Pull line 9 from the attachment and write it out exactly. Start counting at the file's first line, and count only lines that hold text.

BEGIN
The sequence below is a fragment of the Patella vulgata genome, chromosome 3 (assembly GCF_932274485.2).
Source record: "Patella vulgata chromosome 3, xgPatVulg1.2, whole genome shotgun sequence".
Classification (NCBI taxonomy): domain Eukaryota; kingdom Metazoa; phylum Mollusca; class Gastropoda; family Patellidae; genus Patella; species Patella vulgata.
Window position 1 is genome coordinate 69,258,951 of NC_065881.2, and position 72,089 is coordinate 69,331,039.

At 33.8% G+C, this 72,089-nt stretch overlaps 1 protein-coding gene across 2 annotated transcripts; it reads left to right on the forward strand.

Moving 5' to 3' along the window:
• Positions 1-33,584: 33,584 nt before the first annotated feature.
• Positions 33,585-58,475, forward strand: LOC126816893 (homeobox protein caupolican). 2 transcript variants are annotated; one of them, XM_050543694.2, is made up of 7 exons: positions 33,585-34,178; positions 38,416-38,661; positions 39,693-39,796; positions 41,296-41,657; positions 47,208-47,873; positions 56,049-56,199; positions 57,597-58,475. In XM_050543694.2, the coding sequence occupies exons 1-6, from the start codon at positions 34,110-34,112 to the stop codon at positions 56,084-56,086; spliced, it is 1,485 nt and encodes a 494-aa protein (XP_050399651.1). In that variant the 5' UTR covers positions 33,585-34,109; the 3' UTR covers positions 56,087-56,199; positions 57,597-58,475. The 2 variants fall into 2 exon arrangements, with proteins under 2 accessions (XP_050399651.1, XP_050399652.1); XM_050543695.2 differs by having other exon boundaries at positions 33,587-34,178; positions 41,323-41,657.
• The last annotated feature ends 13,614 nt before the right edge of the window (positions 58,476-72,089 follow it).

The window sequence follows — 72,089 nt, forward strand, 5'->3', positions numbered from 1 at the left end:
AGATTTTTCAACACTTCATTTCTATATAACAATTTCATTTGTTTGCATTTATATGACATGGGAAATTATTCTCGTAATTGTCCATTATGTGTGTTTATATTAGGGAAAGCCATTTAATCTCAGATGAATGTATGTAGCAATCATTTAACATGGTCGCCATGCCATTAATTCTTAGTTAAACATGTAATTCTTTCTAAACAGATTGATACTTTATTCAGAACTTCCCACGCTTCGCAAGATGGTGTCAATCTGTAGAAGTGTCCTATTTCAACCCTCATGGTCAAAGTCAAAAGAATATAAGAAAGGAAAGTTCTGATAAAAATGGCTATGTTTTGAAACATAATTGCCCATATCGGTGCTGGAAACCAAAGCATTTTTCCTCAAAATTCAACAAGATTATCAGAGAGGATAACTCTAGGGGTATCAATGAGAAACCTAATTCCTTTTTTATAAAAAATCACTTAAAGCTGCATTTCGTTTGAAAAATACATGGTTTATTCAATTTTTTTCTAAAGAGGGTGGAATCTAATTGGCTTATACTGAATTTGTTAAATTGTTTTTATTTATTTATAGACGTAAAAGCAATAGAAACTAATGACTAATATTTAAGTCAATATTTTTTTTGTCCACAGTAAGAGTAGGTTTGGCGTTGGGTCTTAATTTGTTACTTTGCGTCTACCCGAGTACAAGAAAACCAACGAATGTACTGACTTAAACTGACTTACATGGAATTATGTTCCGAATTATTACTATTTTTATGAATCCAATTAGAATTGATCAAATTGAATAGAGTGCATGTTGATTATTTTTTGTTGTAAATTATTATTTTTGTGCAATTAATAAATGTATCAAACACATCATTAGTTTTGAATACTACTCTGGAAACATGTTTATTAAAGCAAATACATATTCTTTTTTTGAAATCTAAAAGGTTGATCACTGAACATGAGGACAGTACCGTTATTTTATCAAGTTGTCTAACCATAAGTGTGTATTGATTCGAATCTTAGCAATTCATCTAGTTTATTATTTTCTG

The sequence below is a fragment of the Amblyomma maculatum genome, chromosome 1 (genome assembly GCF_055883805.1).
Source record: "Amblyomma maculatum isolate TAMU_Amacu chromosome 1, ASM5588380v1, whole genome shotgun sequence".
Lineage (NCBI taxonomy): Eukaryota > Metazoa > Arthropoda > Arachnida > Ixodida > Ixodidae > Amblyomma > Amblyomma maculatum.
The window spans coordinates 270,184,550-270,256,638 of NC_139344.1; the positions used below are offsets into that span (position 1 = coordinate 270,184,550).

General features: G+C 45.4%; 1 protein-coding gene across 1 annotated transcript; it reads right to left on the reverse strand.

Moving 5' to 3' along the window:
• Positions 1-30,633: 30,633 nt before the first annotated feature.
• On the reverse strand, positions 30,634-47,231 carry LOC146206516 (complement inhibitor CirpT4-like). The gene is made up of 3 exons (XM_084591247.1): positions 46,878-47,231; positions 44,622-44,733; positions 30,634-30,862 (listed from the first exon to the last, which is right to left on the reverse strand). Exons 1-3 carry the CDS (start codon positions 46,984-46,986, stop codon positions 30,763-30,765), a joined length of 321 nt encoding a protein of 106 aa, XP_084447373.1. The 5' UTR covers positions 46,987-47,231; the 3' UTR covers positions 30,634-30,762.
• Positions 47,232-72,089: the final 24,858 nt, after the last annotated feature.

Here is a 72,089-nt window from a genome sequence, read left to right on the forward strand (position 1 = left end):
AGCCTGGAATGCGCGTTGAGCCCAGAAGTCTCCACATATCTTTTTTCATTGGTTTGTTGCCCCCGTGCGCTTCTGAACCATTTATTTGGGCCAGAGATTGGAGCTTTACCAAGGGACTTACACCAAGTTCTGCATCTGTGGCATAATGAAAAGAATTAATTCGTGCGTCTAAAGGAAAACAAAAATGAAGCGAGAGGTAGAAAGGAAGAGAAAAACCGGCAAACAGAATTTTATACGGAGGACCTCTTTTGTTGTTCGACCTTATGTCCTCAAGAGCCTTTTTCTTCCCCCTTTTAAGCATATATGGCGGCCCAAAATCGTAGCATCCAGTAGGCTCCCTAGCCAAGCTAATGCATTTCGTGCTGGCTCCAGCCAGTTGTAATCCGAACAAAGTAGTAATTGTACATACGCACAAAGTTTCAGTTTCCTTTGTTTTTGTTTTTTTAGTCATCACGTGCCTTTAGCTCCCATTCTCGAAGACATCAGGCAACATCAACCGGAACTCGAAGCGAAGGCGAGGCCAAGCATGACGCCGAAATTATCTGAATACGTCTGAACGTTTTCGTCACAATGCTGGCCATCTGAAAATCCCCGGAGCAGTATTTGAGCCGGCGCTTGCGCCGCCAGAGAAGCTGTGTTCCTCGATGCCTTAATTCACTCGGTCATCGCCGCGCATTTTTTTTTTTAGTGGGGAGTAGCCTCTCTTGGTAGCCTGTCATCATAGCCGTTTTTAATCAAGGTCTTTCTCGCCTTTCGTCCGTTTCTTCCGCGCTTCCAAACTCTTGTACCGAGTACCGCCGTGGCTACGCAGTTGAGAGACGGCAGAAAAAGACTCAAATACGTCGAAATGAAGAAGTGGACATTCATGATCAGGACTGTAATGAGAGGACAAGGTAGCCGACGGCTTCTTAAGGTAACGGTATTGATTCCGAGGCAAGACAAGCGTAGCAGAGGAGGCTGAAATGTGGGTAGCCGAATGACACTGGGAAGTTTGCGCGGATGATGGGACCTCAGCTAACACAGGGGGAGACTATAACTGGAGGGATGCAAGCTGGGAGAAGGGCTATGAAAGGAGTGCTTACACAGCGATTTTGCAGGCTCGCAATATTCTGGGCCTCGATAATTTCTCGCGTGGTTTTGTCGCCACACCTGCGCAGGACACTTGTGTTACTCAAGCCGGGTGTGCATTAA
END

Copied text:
• The last annotated feature ends 13,614 nt before the right edge of the window (positions 58,476-72,089 follow it).